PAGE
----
Ghuṅgrū [ghungar, ghungur, ghughrā, etc.]
- Alastair Dick
[ghungar, ghungur, ghughrā, etc.]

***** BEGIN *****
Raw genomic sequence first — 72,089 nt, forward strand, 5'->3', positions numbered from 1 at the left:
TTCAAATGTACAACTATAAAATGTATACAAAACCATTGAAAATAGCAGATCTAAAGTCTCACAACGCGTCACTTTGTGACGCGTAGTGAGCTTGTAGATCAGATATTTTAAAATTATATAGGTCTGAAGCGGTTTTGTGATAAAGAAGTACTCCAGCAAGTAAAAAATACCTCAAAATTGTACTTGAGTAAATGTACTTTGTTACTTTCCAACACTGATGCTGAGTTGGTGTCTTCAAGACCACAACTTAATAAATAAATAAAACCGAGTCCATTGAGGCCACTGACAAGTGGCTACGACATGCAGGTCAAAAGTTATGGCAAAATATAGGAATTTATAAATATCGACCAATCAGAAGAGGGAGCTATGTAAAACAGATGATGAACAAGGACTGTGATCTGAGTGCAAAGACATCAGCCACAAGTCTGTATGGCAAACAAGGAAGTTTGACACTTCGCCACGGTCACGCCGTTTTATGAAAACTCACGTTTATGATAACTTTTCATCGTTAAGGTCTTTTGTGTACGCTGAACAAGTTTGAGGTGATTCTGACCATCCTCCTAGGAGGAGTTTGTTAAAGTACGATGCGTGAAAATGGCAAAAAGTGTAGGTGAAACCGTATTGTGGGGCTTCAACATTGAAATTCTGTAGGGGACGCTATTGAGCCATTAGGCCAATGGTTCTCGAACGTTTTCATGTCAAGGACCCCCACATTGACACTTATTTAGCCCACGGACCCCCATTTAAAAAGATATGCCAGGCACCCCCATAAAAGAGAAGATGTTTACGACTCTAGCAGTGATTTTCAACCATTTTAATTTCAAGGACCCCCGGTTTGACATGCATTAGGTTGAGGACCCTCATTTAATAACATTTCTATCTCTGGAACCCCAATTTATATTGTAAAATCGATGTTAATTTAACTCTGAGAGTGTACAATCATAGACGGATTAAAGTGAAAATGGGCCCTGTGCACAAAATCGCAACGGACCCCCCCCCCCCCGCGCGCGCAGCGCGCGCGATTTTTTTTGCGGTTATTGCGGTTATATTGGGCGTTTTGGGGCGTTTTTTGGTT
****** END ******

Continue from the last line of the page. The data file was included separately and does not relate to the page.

Small pellet bells of South Asia, usually in the form of a sphere of bell-metal with a slit; inside, a single iron pellet jingles when the bell is shaken. The bells are suspended by a string or leather strap threaded through an integral ring, and worn on different parts of the body for dancing; they can also be attached as jingles to drums, clappers, rattles, and so on. The name ghuṅgrū is a modern onomatopoeic north Indian form; other northern names and types include rāmjhol (Rajasthan), bhaironjī-ke-ghunghrū (Rajasthan), painjan (north India), and sokocandu (southern Bihar). Older Sanskrit terms include nūpura, mañjīrā, kinkim, ghantī, and ksudraghantikā; all are used nowadays, but sometimes in different senses. Southern terms are gejjal, spelt keccai, and salangai (Tamil Nadu), gejjalu (Andhra Pradesh), gejje (Karnataka), and muyang among the Gond of Madhya Pradesh. The ghungr-gejjai type is found in folkdance, but also used in classical dance, where they are carefully tuned and are often worshipped by the dancer before being used. In the classical ...